We skipped comparing atime with noatime, due to the fact that the access time is neither used by FSI Server nor FSI Cache.


Test filesystems and options:

NILFS 2, noatime
JFS, noatime
ReiserFS 3.6.21, noatime
Ext2, noatime
Ext3, noatime
Ext4, noatime, data=journal
Ext4, noatime, data=ordered
Ext4, noatime, data=writeback
Ext4, noatime, data=writeback, barrier=0
XFS, noatime
XFS, noatime, nobarrier
btrfs, noatime
btrfs, noatime, nobarrier
NTFS, allocation unit size 4096

Since ext4 is currently the standard file system used on nearly all Linux distributions, the typical performance options, such as writeback and barrier, which are particularly used in battery backed RAID systems (see Link), were additionally tested. The new btrfs, which must still be considered experimental, was tested in version 0.19.
With the same hardware NTFS under Windows Server 2008 R2 was tested, too.


The results in detail:

NILFS 2, noatime

Even though NILF2 has only been available since Kernel 2.6.30 and has objectively viewed no relevance in production systems yet, we have benchmarked this log structured file system.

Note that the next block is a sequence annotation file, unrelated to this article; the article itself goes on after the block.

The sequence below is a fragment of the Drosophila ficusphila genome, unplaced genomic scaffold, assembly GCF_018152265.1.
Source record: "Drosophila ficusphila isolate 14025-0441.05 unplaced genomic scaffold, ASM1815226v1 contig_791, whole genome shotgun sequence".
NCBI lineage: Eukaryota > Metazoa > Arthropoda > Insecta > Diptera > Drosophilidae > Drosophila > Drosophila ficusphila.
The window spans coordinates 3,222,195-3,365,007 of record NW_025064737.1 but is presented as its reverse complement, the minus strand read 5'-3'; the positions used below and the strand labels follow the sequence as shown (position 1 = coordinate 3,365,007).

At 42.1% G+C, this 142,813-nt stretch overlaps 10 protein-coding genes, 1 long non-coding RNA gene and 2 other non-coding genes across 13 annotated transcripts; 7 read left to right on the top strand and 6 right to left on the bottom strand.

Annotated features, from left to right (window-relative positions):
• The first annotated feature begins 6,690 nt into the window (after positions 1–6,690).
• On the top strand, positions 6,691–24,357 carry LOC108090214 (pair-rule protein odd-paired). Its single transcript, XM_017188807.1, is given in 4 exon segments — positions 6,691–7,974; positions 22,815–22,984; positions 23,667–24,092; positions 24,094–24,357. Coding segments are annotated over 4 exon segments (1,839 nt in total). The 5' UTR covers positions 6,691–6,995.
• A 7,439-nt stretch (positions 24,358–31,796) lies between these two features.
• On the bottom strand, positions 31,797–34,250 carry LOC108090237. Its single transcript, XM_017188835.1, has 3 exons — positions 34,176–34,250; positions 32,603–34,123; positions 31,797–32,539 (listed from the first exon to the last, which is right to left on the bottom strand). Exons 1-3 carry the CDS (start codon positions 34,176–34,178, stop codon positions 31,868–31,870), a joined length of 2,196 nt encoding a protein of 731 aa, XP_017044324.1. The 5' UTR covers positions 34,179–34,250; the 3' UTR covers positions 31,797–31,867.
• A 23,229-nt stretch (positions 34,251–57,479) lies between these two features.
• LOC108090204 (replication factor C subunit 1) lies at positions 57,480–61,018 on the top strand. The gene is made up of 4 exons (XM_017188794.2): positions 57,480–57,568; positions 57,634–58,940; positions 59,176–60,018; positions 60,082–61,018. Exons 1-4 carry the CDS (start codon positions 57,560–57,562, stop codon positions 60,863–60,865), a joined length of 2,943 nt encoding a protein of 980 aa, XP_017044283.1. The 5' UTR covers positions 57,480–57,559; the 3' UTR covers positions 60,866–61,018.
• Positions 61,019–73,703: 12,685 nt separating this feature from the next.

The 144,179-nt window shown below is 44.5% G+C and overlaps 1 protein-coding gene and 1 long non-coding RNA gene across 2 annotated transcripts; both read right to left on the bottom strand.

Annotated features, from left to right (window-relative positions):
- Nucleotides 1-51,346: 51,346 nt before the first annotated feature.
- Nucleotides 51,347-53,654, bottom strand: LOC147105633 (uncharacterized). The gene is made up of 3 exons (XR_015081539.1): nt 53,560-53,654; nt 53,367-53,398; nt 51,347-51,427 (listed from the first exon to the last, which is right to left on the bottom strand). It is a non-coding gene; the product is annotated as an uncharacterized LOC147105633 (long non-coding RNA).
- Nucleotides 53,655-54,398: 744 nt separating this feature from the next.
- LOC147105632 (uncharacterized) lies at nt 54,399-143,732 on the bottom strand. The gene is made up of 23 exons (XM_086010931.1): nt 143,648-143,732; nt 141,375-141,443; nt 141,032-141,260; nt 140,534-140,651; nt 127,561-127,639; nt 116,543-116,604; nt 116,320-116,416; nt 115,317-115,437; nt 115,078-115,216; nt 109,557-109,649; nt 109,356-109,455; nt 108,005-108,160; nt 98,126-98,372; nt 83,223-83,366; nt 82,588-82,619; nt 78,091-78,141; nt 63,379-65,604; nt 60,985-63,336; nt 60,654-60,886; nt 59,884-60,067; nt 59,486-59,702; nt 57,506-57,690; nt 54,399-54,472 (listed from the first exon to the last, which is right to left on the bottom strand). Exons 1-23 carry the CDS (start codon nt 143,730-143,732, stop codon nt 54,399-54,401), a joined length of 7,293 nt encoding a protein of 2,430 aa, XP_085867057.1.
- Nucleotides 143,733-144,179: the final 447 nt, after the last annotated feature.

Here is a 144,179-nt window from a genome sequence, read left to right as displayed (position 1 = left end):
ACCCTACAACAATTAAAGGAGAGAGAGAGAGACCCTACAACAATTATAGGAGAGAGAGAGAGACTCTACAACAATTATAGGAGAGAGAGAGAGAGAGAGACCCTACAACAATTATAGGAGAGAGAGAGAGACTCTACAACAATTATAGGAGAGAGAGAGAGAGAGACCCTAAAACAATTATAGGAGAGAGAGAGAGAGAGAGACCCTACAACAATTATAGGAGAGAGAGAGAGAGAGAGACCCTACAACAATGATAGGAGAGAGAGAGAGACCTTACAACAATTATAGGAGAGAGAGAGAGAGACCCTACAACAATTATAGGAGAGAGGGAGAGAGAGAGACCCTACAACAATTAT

Not only the extraordinary low and therefore bad results are quite remarkable, also the performance massively collapses while doing multi thread tests.
This behavior is obviously caused by the underlying Recovery Design of NILFS.

Threads
1
2
3
4
5
6
7
8
Passes/s
547.01
447.43
290.07
181.03
98.57
96.84
64.65
97.91



JFS, noatime

This file system which is mainly based in the AIX environment shows significant weaknesses on Linux. The single thread performance may be comparable to the other file systems tested, while the performance with two threads already falls down to 1/35 passes/sec.
Hence this file system is disqualified for the use with multithread I/O accesses and with Linux.


Threads
1
2
3
4
5
6
7
8
Passes/s
2846.65
76.94
56.27
56.14
55.44
59.01
74.80
52.97



ReiserFS 3.6, noatime

ReiserFS 3.6, a quite old-fashioned file system, only has enough speed for single thread accesses. It is obvious that it objectively offers no optimization for parallel accesses and that it is not able to scale.
Due to the lack of support and further development we decided not to test ReiserFS 4.


Threads
1
2
3
4
5
6
7
8
Passes/s
2431.09
2552.66
2779.17
2835.92
2795.78
2918.13
2867.14
2716.39



ext2, noatime

Ext2, which is still widely used, delivers by far the best results in our benchmark.
The file system scales almost perfectly with the tested kernel and even comes close to a tmpfs. The downside of this high performance is the lack of journaling and extraordinary lengthy consistency checks. There is also a rapid declining of performance regarding directories with a lot of files, which is caused by the lack of directory indexing (this is not taken into account by the benchmark)
Therefore ext2 is currently not recommended, despite the good results.


Threads